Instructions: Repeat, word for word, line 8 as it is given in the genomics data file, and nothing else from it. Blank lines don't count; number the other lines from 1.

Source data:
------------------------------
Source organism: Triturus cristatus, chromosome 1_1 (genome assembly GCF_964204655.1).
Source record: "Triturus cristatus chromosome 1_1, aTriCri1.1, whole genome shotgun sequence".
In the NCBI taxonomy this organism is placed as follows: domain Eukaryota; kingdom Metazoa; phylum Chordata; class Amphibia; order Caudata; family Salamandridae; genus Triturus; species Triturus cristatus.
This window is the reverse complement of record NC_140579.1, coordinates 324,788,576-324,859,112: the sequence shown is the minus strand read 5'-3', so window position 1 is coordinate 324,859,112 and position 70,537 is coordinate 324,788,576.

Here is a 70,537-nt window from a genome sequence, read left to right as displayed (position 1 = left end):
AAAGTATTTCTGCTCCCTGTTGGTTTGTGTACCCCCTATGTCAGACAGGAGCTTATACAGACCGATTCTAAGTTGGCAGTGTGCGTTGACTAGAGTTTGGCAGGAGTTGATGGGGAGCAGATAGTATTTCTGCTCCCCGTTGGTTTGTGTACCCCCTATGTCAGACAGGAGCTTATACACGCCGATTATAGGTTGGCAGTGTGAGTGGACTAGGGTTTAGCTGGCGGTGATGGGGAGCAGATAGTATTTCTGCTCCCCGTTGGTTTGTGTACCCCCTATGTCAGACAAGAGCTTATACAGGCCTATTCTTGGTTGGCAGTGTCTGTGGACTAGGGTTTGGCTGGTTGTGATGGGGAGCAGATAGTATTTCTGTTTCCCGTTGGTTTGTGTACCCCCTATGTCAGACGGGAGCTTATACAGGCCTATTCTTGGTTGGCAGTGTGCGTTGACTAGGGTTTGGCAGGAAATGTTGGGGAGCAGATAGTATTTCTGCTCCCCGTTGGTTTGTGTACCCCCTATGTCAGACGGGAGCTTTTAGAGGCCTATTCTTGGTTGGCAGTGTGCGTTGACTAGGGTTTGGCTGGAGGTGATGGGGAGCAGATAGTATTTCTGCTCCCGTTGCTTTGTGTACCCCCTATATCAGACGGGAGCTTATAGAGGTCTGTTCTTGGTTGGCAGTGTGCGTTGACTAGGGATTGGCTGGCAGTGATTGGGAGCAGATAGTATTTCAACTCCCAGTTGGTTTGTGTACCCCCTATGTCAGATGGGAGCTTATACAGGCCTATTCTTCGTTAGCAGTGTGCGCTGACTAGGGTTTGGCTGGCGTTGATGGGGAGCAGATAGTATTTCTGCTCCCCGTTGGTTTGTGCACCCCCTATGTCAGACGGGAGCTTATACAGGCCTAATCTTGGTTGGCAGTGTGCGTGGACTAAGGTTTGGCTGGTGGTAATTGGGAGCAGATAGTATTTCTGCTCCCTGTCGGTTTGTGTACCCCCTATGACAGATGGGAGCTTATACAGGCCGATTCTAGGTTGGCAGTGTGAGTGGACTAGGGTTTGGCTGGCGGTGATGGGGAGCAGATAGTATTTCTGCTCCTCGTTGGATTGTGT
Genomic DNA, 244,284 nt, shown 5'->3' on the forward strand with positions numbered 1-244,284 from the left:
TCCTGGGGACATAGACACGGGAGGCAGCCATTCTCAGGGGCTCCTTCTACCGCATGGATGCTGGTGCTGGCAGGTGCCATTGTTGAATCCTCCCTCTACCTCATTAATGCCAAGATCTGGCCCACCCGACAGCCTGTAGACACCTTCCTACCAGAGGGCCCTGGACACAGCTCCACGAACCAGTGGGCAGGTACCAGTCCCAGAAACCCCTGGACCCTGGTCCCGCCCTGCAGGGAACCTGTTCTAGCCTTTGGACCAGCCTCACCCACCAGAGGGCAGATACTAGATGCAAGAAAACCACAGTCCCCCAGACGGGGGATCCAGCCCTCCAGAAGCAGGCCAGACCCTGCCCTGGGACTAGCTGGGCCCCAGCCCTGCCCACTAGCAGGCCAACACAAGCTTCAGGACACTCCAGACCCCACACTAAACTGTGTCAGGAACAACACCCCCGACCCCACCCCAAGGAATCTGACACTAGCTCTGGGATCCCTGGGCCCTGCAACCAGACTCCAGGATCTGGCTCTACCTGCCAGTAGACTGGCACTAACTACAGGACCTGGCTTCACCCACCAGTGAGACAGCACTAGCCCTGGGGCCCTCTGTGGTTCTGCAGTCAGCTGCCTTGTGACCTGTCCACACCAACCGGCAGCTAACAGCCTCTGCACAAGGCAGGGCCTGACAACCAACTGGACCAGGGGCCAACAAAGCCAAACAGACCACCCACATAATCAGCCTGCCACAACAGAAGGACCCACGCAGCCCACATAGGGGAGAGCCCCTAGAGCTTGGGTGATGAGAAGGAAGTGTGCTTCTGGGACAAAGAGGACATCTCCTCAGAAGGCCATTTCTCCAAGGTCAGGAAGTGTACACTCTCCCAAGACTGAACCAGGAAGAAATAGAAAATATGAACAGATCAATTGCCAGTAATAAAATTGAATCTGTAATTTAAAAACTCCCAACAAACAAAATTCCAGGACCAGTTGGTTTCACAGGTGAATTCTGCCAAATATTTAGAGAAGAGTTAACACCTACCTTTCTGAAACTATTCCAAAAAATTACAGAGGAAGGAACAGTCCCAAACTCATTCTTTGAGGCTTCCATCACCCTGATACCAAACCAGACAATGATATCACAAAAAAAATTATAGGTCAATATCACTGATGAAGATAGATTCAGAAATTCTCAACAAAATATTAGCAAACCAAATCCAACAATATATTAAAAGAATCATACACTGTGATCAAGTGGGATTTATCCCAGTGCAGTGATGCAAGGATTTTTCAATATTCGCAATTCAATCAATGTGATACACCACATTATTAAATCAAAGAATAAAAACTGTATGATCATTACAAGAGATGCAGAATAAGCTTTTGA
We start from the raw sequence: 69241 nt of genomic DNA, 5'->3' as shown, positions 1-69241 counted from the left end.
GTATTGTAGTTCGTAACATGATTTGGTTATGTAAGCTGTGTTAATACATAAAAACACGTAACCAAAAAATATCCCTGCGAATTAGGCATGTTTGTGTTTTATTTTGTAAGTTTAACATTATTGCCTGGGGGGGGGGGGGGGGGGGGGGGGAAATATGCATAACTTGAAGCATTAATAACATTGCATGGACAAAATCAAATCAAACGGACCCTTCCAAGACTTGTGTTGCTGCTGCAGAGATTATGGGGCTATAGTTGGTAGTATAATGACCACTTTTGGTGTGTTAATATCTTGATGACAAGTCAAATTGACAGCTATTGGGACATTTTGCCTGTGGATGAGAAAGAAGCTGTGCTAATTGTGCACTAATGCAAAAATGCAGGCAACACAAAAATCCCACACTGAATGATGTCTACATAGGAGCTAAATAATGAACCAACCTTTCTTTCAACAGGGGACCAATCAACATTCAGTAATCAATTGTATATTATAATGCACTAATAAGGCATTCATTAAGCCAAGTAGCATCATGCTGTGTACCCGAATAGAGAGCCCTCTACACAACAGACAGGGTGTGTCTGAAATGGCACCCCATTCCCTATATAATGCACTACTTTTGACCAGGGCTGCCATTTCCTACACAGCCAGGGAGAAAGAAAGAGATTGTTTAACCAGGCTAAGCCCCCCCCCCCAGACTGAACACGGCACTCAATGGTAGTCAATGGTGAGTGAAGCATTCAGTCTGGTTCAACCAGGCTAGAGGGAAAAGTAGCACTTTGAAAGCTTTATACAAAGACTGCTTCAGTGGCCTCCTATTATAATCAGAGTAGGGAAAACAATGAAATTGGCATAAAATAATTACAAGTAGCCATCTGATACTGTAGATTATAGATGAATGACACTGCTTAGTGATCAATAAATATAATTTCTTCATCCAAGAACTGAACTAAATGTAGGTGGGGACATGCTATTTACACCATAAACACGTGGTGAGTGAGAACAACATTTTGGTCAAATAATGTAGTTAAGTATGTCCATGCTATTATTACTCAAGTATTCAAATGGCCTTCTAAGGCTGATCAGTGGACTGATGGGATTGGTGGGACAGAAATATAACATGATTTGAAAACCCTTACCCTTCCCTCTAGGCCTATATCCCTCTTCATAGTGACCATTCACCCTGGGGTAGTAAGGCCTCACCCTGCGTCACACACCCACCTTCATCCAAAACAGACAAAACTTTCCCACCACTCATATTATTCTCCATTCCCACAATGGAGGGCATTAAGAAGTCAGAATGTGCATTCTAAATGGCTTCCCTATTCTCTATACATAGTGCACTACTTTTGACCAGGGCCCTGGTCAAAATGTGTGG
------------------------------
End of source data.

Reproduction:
TCCTGGGGACATAGACACGGGAGGCAGCCATTCTCAGGGGCTCCTTCTACCGCATGGATGCTGGTGCTGGCAGGTGCCATTGTTGAATCCTCCCTCTACCTCATTAATGCCAAGATCTGGCCCACCCGACAGCCTGTAGACACCTTCCTACCAGAGGGCCCTGGACACAGCTCCACGAACCAGTGGGCAGGTACCAGTCCCAGAAACCCCTGGACCCTGGTCCCGCCCTGCAGGGAACCTGTTCTAGCCTTTGGACCAGCCTCACCCACCAGAGGGCAGATACTAGATGCAAGAAAACCACAGTCCCCCAGACGGGGGATCCAGCCCTCCAGAAGCAGGCCAGACCCTGCCCTGGGACTAGCTGGGCCCCAGCCCTGCCCACTAGCAGGCCAACACAAGCTTCAGGACACTCCAGACCCCACACTAAACTGTGTCAGGAACAACACCCCCGACCCCACCCCAAGGAATCTGACACTAGCTCTGGGATCCCTGGGCCCTGCAACCAGACTCCAGGATCTGGCTCTACCTGCCAGTAGACTGGCACTAACTACAGGACCTGGCTTCACCCACCAGTGAGACAGCACTAGCCCTGGGGCCCTCTGTGGTTCTGCAGTCAGCTGCCTTGTGACCTGTCCACACCAACCGGCAGCTAACAGCCTCTGCACAAGGCAGGGCCTGACAACCAACTGGACCAGGGGCCAACAAAGCCAAACAGACCACCCACATAATCAGCCTGCCACAACAGAAGGACCCACGCAGCCCACATAGGGGAGAGCCCCTAGAGCTTGGGTGATGAGAAGGAAGTGTGCTTCTGGGACAAAGAGGACATCTCCTCAGAAGGCCATTTCTCCAAGGTCAGGAAGTGTACACTCTCCCAAGACTGAACCAGGAAGAAATAGAAAATATGAACAGATCAATTGCCAGTAATAAAATTGAATCTGTAATTTAAAAACTCCCAACAAACAAAATTCCAGGACCAGTTGGTTTCACAGGTGAATTCTGCCAAATATTTAGAGAAGAGTTAACACCTACCTTTCTGAAACTATTCCAAAAAATTACAGAGGAAGGAACAGTCCCAAACTCATTCTTTGAGGCTTCCATCACCCTGATACCAAACCAGACAATGATATCACAAAAAAAATTATAGGTCAATATCACTGATGAAGATAGATTCAGAAATTCTCAACAAAATATTAGCAAACCAAATCCAACAATATATTAAAAGAATCATACACTGTGATCAAGTGGGATTTATCCCAGTGCAGTGATGCAAGGATTTTTCAATATTCGCAATTCAATCAATGTGATACACCACATTATTAAATCAAAGAATAAAAACTGTATGATCATTACAAGAGATGCAGAATAAGCTTTTGA